Detection of Toxoplasma gondii in retail meat samples in Scotland

Jacqueline Plaza Filip Dámek Isabelle Villena Elisabeth A. Innes Frank Katzer Clare M.Hamilton

• Toxoplasma gondii DNA was detected in pork, lamb, chicken and venison products.

• None of the beef samples tested were positive for T. gondii DNA.

• Venison could be a high-risk meat for T. gondii infection.

• Non-clonal genotypes may be present in venison products in Scotland.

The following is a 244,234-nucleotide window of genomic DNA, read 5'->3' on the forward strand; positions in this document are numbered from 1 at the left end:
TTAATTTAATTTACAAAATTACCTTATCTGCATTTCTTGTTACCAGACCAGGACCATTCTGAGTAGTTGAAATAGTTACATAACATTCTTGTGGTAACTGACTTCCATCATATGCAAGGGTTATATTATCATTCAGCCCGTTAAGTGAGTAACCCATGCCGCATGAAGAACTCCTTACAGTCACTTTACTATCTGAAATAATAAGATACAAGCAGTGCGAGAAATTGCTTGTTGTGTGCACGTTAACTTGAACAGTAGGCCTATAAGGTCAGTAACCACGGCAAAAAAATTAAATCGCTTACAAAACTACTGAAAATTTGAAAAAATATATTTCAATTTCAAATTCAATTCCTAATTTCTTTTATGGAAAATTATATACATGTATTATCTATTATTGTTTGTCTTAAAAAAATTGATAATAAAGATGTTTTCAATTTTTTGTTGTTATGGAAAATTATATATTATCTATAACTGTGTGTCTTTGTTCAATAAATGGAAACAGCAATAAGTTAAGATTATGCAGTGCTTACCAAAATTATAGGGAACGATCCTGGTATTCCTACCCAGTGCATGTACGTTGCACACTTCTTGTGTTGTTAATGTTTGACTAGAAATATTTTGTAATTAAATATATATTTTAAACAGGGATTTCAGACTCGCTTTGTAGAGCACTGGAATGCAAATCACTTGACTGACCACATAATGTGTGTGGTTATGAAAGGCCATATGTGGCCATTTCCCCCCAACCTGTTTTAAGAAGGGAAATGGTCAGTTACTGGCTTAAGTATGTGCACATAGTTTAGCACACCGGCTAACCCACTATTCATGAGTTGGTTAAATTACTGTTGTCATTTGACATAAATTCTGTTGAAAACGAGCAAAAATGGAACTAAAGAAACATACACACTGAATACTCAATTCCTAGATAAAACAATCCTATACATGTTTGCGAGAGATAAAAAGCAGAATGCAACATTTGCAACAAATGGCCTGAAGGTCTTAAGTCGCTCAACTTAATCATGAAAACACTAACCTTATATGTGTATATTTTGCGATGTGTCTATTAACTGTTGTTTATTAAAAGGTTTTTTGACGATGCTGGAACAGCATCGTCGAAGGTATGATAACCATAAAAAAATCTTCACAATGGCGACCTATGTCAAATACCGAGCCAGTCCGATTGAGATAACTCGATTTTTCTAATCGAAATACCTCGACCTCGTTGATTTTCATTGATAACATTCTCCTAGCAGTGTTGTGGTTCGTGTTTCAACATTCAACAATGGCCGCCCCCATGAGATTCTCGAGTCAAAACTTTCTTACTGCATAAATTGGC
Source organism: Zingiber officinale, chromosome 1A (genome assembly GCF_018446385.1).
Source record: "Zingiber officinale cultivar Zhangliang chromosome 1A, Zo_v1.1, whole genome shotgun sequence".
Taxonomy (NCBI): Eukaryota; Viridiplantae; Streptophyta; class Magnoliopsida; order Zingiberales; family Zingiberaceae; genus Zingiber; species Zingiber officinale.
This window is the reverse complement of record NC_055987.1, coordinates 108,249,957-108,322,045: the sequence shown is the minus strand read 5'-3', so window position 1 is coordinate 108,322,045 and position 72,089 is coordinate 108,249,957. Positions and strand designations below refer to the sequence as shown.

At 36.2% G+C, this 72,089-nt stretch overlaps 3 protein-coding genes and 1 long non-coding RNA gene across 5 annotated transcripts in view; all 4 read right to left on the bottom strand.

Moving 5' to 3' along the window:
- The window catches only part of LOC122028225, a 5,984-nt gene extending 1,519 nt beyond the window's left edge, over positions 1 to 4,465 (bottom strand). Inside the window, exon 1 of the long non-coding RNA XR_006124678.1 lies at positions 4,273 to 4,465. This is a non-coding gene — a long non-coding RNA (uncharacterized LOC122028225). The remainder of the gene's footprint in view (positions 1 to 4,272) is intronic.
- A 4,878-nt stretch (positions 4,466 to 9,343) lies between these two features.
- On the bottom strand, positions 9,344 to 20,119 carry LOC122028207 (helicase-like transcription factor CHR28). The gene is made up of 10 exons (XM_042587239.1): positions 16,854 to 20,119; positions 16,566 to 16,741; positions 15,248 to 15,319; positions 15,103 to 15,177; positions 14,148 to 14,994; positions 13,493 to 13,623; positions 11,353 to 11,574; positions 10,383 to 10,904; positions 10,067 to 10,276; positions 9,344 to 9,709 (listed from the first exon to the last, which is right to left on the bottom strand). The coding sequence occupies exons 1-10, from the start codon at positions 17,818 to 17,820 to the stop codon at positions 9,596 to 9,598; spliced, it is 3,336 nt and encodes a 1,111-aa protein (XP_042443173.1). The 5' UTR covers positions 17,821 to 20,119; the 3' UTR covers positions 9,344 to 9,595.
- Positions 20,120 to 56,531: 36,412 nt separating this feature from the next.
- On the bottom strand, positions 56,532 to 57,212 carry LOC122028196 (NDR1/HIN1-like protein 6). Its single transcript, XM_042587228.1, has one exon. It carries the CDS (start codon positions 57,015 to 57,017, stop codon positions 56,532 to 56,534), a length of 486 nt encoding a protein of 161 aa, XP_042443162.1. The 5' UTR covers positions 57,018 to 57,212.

Toxoplasma gondii is a globally important zoonotic parasite ranked as one of the most significant causes of disease burden among the major foodborne pathogens. Consumption of undercooked meat is a well-known risk factor for infection so the aim of this study was to investigate the presence of T. gondii in meat samples from retail outlets in Scotland. In Sampling Period 1, 300 meat samples (39 beef, 21 chicken, 87 lamb, 71 pork and 82 venison) were purchased from butchers', farmers' markets, farm shops and supermarkets, and in Sampling Period 2, 67 pure venison samples only were purchased from farmers' markets, farm shops and supermarkets. DNA was extracted and screened for T. gondii using a quantitative PCR targeting the 529 bp repeat element, and any positive samples were genotyped using PCR-RFLP targeting 10 markers. Meat juice was screened for T. gondii antibodies using a commercial ELISA or modified agglutination assay. Toxoplasma gondii DNA was detected in 0/39 (0%) beef samples, 1/21 (4.8%) chicken samples, 6/87 (6.9%) lamb samples, 3/71 (4.2%) pork samples and 29/82 (35.4%; Sampling Period 1) and 19/67 (28.4%; Sampling Period 2) venison samples. Partial PCR-RFLP genotyping revealed both clonal and non-clonal genotypes. Antibodies to T. gondii were detected in the meat juice of 2/38 (5.3%) beef samples, 3/21 (14.3%) chicken samples, 14/85 (16.5%) lamb samples, 2/68 (2.9%) pork samples and 11/78 (14.1%; Sampling Period 1) and 8/50 (16%; Sampling Period 2) venison samples. This is the first study to report the presence of T. gondii in retail meat products in Scotland and has highlighted venison as a potentially high risk meat. Further work is required to determine viability of parasites in this particular meat product.

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